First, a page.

Garbage pickup on riverbanks, including Schubert, an ongoing effort for Kamloops city hall

Schubert 'got away from us'

Garbage clean up is an ongoing effort for the City of Kamloops, with the recent litter pile-up along Schubert a situation that "just kind of got away from us," according to the city's community services manager.

Tammy Blundell said community service officers (CSOs), until recently known as bylaw officers, typically try to visit the North Shore area once every one or two weeks to make sure temporary shelters along the riverbank stay clean.

“We had a few phone calls from a few public members to say, ‘Hey, I think you guys need to come and clean this up and see what’s going on,' and that’s what we did,” she told Castanet Kamloops.

A series of photos posted to a North Shore neighbourhood Facebook group Monday showed garbage, shopping carts and other items strewn around the embankments between Schubert Drive and the beach. Residents voiced concerns about the issue, alerting the city, the Department of Fisheries and Oceans and the province's Conservation Officer Service hotline.

Blundell said CSOs attended the area to clean up shortly after complaints were received, adding that the department is going through an “influx” with staffing, making coverage for all Kamloops’ neighbourhoods challenging.

“There are some days we are a little bit more short staffed,” she said.

“Sometimes we have a few more staff, so when we have a few more, that’s when we try and get to these areas.”

Blundell said CSOs cover a large area, visiting neighbourhoods from the North Shore to Valleyview to make sure temporary shelters, which are currently permitted along Kamloops’ riverbanks, don’t pile up with garbage and other items.

About a year ago, she said, city council relaxed the bylaws around temporary shelters.

“Since then, we’ve been working on supporting council relaxing the bylaw,” Blundell said.

“Instead of people dismantling their temporary shelters in the morning, first thing in the morning, and putting it back up at night, if they keep it clean, we just let them stay there.”

Kevin Beeton, the city’s community services supervisor, said officers will allow people using temporary shelters to keep what they need to survive the night outdoors, like warm blankets and something to sleep on.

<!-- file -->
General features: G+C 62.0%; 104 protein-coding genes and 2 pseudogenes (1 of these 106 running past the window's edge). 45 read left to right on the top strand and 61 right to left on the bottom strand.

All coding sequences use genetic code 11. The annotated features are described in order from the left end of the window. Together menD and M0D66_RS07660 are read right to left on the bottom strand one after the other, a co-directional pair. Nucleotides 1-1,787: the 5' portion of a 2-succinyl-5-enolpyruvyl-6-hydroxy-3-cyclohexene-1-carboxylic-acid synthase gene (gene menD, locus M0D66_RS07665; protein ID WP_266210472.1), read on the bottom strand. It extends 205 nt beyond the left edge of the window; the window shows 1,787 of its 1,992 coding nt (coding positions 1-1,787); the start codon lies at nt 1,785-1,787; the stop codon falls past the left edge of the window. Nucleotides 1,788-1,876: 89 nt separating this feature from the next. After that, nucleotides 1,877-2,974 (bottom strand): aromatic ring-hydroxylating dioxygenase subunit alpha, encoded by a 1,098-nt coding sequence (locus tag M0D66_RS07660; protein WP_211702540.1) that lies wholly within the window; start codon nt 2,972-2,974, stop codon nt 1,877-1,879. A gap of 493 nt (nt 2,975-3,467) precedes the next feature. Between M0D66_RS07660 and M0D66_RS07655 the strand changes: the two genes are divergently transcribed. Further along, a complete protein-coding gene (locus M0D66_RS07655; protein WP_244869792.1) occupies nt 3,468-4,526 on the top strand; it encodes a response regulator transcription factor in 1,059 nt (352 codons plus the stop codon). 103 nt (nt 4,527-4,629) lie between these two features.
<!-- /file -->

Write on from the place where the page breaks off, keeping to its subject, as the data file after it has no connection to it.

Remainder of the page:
“We make the assessment and we work with the individual to remove excess items and garbage and debris,” he said.

Beeton said an increasingly frequent challenge for officers is dealing with items like barbecues, propane tanks, couches and dressers that have been transported to temporary shelters.

“We try and keep it to a minimum, so if you have a small structure, and a few effects, that’s what we’d like to see, but we’re just seeing more and more,” he said.

A North Shore resident who spoke with Castanet Kamloops on Wednesday about the garbage along Schubert said she was also concerned about the activity around temporary shelters damaging the environment, particularly contributing to riverbank erosion.

Blundell said this is also a concern of the city, and when there is an area of erosion identified, the city’s civic operations department would work with the Department of Fisheries and Oceans to correct the issue.

“We do have a couple staff members and supervisors that work in the nature parks and natural areas that are quite linked to DFO,” she said.

“If there was a concern, there would be definitely some communication between the departments.”

Blundell said for now, garbage cleanup is an “ongoing” effort, especially ensuring trash is gone from the riverbank before the water levels begin rising.

“We don’t want that stuff to go into the river,” she said.

“We want to mitigate that quickly.”

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